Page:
The more shots you take at each setting, the better they converge.

Besides, it's like an argument about which photos shall be in the lens review: real life or test targets in controlled conditions. Or may be just MTF charts? While the latter are interesting, many people are also interested in lens behavior in hands of living photographer.

Thank you Vladimir for you work. I agree, that test have its value - the comparison at the same condition (in the same hands and using the same method) roughly show the stabilisation effectiveness.

I tried the OSS in 18-135 some time ago in similar way, just standing. I noticed, that even the test show very nice numbers (low SS), it's highly dependable on my concentration on steadiness. During test was much higher then on usual trip shooting. So in reality, shutter speed needs to be significantly higher than numbers in graph suggest ( at least for me :-)).

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voronspb
OP voronspb Senior Member • Posts: 1,941
Re: IBIS test on Sony A6500 and Tamron 70-180/2.8

Euell wrote:

My comment was really meant to critique your comparison of the A6500 IBIS to full frame. It would appear that for any given focal length and shutter speed, image stabilization for APSC is significantly more demanding than for full frame.

It's very true for sensors of similar resolution, or, alternatively, for reviewing the full-screen pics on display or print of fixed size.

But I personally examined 100% crops. And in this case, if comparing A6xxx versus A7RIV at 100%, the latter one will be more demanding with very same lens, as its pixels are smaller. And imaginary 100 MP camera will be even more demanding (at pixel level, of course).

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Vladimir Gorbunov

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Euell Veteran Member • Posts: 4,475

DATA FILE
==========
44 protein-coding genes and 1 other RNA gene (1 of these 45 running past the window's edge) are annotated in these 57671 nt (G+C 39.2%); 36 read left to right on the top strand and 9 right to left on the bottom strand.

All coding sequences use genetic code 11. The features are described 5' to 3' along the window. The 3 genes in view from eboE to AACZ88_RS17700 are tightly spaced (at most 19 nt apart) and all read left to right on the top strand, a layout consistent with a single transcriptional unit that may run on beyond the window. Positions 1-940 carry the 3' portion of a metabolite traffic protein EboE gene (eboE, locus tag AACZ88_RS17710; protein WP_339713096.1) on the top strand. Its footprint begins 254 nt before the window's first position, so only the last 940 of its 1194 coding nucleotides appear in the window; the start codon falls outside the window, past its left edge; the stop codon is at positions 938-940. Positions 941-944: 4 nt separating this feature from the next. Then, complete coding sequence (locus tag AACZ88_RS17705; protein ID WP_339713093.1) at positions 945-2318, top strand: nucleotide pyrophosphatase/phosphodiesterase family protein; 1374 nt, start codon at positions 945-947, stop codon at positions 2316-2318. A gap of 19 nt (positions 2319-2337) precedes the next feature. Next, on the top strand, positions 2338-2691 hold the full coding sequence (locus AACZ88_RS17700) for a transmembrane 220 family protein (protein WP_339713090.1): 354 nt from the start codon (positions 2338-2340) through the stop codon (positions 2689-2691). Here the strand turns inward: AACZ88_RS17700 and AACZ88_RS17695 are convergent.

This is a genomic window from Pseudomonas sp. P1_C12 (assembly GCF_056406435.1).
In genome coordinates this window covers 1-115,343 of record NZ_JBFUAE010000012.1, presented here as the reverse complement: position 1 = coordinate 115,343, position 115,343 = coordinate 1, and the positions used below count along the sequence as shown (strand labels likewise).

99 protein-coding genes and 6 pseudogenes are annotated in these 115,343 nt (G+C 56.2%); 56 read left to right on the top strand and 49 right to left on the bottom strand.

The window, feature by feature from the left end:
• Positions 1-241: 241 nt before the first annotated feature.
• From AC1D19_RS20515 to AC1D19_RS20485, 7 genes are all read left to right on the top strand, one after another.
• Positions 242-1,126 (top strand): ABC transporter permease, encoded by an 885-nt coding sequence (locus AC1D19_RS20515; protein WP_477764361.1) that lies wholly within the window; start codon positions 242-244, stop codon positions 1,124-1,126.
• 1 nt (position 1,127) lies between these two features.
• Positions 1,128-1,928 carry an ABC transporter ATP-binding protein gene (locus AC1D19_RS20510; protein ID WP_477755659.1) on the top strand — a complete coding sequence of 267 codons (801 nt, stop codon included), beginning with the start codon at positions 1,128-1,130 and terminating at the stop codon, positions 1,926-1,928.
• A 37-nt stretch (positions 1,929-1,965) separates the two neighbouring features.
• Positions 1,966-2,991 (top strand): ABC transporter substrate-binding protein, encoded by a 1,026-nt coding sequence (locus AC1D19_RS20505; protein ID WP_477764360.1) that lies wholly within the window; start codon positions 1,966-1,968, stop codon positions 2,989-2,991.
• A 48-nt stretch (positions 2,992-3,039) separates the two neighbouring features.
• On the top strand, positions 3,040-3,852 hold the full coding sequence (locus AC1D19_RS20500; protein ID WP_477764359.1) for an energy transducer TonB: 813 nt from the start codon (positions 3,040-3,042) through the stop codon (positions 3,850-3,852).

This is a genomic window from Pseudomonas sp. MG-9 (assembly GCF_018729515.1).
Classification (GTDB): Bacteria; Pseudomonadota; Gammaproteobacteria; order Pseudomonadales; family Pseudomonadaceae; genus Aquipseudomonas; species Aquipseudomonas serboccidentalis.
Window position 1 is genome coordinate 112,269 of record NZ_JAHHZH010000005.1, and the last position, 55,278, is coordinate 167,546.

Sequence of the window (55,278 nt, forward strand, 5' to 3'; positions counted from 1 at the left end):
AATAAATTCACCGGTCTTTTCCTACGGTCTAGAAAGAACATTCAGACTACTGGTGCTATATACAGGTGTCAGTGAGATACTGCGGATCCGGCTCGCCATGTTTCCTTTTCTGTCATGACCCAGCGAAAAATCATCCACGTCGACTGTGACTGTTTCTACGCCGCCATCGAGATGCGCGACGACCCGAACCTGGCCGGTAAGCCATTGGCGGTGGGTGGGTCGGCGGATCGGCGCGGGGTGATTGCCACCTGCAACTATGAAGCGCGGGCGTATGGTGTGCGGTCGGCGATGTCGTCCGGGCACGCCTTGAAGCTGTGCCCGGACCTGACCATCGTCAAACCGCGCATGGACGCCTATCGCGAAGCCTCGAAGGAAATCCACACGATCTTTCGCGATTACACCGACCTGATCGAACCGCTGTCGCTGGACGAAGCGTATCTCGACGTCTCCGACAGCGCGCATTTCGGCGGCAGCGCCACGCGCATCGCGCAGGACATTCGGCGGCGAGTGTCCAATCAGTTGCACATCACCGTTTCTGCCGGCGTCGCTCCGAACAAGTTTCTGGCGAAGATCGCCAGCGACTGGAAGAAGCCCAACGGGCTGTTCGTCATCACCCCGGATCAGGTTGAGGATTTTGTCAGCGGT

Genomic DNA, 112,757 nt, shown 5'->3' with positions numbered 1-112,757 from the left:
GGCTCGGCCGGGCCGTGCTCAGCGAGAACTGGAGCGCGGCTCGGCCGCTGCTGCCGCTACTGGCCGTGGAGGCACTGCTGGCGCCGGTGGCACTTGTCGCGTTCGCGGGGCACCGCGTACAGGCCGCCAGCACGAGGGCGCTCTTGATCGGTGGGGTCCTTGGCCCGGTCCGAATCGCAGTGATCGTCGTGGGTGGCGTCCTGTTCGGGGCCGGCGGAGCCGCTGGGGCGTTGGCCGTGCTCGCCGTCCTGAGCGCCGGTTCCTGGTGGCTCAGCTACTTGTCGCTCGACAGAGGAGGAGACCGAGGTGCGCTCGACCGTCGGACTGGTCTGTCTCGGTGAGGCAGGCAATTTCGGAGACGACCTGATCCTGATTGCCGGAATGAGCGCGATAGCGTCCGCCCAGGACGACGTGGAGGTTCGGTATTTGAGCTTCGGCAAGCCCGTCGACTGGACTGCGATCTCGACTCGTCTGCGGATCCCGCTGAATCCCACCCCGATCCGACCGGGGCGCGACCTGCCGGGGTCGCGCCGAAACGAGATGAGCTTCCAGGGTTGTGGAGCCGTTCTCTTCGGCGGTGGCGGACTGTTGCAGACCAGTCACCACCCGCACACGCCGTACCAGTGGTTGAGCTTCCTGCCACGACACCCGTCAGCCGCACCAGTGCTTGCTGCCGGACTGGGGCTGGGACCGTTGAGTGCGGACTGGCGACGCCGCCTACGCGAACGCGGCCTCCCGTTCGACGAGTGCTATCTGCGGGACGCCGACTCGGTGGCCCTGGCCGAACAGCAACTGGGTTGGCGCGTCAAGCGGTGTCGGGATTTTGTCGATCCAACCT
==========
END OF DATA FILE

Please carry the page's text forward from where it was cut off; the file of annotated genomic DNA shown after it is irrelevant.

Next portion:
Re: IBIS test on Sony A6500 and Tamron 70-180/2.8

But, the pixel pitch of A7iv is only slightly greater than the pixel pitch of the A6xxx, so there shouldn’t be much difference on that score.

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voronspb
OP voronspb Senior Member • Posts: 1,941
Re: IBIS test on Sony A6500 and Tamron 70-180/2.8

Euell wrote:

But, the pixel pitch of A7iv is only slightly greater than the pixel pitch of the A6xxx, so there shouldn’t be much difference on that score.

Right.

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Vladimir Gorbunov

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Euell Veteran Member • Posts: 4,475
Re: Video with IBIS operation on Sony A6500 and Tamron 70-180

Because I am not planning to upgrade my A6500 at least until the A6700 is available, this thread has been quite valuable to me personally.  I am looking at the Tamron 70-180 as a basic telephoto zoom, in lieu of a Sony 70-200, but will wait until the issues the OP has pointed out are resolved by Tamron.  Spacebo, Vladimir !

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paul wassermann Senior Member • Posts: 1,636
Re: Video with IBIS operation on Sony A6500 and Tamron 70-180

voronspb wrote:

Here's a video displaying the IBIS operation in various modes:

Thank you!  I found the comparisons very interesting.  In each case, to my old untrained eyes, in each case the manual setting seemed significantly better than relying on auto?  Is that something I should take away from this presentation?

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voronspb
OP voronspb Senior Member • Posts: 1,941
Re: Video with IBIS operation on Sony A6500 and Tamron 70-180

paul wassermann wrote:

Thank you! I found the comparisons very interesting. In each case, to my old untrained eyes, in each case the manual setting seemed significantly better than relying on auto? Is that something I should take away from this presentation?

You're right. The first one, who mentioned this phenomenon, was Mr. Abbott , on A9 and A7RIII:

What is odd is that I didn’t much better results at 70mm than what I did at 180mm, though I did find that I got a little better results when I manually selected the correct focal length in SteadyShot.

Then, the Tamron itself acknowledged this issue , but they were talking about A7II only:

A malfunction of Inner body image stabilizer occurs when used at about 70-85mm focal length and at more than 5.5m of object distance.
Applicable camera models: α7 II
Please turn the inner body image stabilizer function “OFF” when you use this lens at less than an 85mm focal length.

And now, it's clearly visible on my A6500.

Most probably, it's caused by some miscommunication between lens and camera, as the lens passes the focal length to camera correctly (as seen in EXIF), but for some reason it's incorrectly translated to IBIS setting.

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Vladimir Gorbunov
«Often the difference between a good and a bad sample of the same lens is bigger than that between two different lenses» — Bastian K.

 voronspb's gear list:voronspb's gear list